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Vo’eschanan-Must one who Changed his Name Write a new Kesubo?



I became a ba’al teshuvo about twenty-five years ago and Baruch Hashem I raised a large frum family. About fifteen years ago I went to Rav Chaim Kanievsky and he told me to change my name from the modern Israeli name my parents gave me to Meir. I complied and everyone now knows me as Meir and I sign my checks and am called up to the Torah by the name Meir. Recently, I realized that perhaps I need to write a new kesubo since my wife’s kesubo is written in my old name. Must I write a new kesubo?


In order to answer your question we need to understand what a kesubo is, how important it is to have a proper kesubo and how important the husband’s name is.

There is a dispute among the Tanoim and the poskim whether the source for the obligation to pay a kesubo is Biblical or Talmudic. However, according to all, anyone who is married is required by Jewish law to give his wife a document that obligates himself or his heirs to pay his wife an amount upon his death or in case he divorces her.

Additionally, the Gemoro (Kesubos 82B) writes that Shimon Ben Shetach (time of second Beis Hamikdash) instituted that the kesubo document must be written in a manner that subordinates all of the husband’s assets, at the time he marries, to this obligation. This means that if the husband owned property when he got married and he subsequently sold it, the wife, if necessary, can collect from that property.

The Rabbonon (Even Ho’ezer 66, 1) went so far as to prohibit marital relations with a woman who does not have a valid written kesubo. Even (ibid 66, 3) if a woman waives her right to a kesubo or if she loses her kesubo, the husband is required to give her a new kesubo document. Thus, a kesubo is a required legal document that must be written in a manner that obligates the husband to pay money to his wife in case the marriage is terminated by the husband and that subordinates all the husband’s assets to this obligation.

This is equivalent to a loan document since the obligations are equivalent. It is just the sources of the obligations that differ. Therefore, we can derive the rules governing the legal document called a kesubo from the laws governing loan documents. Loan documents are discussed by the Shulchan Aruch whereas there is no discussion of the kesubo document.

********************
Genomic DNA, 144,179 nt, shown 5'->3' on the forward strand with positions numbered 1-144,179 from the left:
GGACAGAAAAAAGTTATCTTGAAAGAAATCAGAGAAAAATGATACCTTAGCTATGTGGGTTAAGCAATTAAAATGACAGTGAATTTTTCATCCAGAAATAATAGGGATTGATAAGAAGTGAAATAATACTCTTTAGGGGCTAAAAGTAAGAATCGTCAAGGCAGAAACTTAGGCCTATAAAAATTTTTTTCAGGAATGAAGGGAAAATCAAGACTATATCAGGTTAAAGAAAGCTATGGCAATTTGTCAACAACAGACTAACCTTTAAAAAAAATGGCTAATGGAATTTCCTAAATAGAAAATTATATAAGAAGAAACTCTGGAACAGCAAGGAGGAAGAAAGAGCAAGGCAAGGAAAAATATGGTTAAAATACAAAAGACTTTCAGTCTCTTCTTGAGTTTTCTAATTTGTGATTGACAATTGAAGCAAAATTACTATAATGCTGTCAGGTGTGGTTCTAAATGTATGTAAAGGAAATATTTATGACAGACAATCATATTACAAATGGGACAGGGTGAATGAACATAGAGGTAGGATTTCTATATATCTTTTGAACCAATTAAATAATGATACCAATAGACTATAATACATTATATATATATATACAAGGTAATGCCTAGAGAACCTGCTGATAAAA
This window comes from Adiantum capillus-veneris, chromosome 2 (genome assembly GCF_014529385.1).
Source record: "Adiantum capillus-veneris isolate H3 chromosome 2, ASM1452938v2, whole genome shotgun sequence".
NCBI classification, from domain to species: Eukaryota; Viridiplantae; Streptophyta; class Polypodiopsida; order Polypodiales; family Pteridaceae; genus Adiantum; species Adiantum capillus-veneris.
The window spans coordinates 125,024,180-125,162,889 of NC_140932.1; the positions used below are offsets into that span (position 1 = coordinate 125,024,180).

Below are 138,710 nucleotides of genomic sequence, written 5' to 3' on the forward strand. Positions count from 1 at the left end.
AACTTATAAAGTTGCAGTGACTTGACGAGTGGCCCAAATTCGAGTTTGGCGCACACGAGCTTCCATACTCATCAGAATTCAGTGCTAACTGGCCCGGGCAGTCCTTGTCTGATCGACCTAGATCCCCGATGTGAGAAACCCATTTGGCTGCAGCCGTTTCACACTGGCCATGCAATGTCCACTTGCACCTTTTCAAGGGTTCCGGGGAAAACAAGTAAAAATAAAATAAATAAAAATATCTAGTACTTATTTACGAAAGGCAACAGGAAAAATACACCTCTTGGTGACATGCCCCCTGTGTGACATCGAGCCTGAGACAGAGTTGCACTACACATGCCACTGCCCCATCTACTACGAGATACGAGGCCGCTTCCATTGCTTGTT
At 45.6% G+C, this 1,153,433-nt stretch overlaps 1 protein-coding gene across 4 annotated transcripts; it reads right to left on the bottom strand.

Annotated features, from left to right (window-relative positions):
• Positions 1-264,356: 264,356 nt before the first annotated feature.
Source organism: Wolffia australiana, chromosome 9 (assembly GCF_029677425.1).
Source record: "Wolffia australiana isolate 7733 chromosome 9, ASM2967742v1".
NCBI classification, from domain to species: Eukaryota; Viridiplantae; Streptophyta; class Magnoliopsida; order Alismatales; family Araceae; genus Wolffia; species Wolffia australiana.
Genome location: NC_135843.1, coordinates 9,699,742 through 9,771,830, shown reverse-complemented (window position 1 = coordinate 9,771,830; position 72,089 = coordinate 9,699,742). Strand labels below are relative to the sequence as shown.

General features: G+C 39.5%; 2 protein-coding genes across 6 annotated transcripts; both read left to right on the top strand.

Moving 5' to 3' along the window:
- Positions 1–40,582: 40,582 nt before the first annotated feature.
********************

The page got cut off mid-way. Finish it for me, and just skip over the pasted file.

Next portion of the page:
The Mishnah (Bava Basra 172A) writes that if the name of the borrower that is written in a loan document is shared by two or more people in the city where, according to the loan document, the loan took place, the loan document does not enable the lender to collect from anyone since each person with this name can claim that he was not the borrower. They wrote these documents as we do today in a kesubo, namely the borrower’s personal name as the son of his father. The solution that the Mishnah prescribes for dealing with this situation is to include the name of the borrower’s grandfather. Some other identifying feature that uniquely identifies the borrower may also be referenced. Thus, in order to be valid, the kesubo document must identify the one who is being obligated uniquely.

The Mishnah (Gittin 34B) writes that Rabbon Gamliel instituted that in a get (a divorce document) one must include all the names by which a husband and wife are or were ever called since we are concerned that the divorced wife may eventually move to a different place where she or the husband are known by a different name. Therefore, in a get we are careful to write all the names by which the husband and wife are known. From the fact that this was specifically instituted for gittin, the Shulchan Aruch (Choshen Mishpot 49, 1 and Gra note 1) derive that loan documents do not require any more than that the borrower’s name is written in a manner that identifies him uniquely and  unequivocally. Since the kesubo document is a loan document we have thus learned that your kesubo only requires that your name be written in a manner that identifies you uniquely.

Having derived the underlying rules, we will now study the general literature concerning your question before dealing with your particular situation.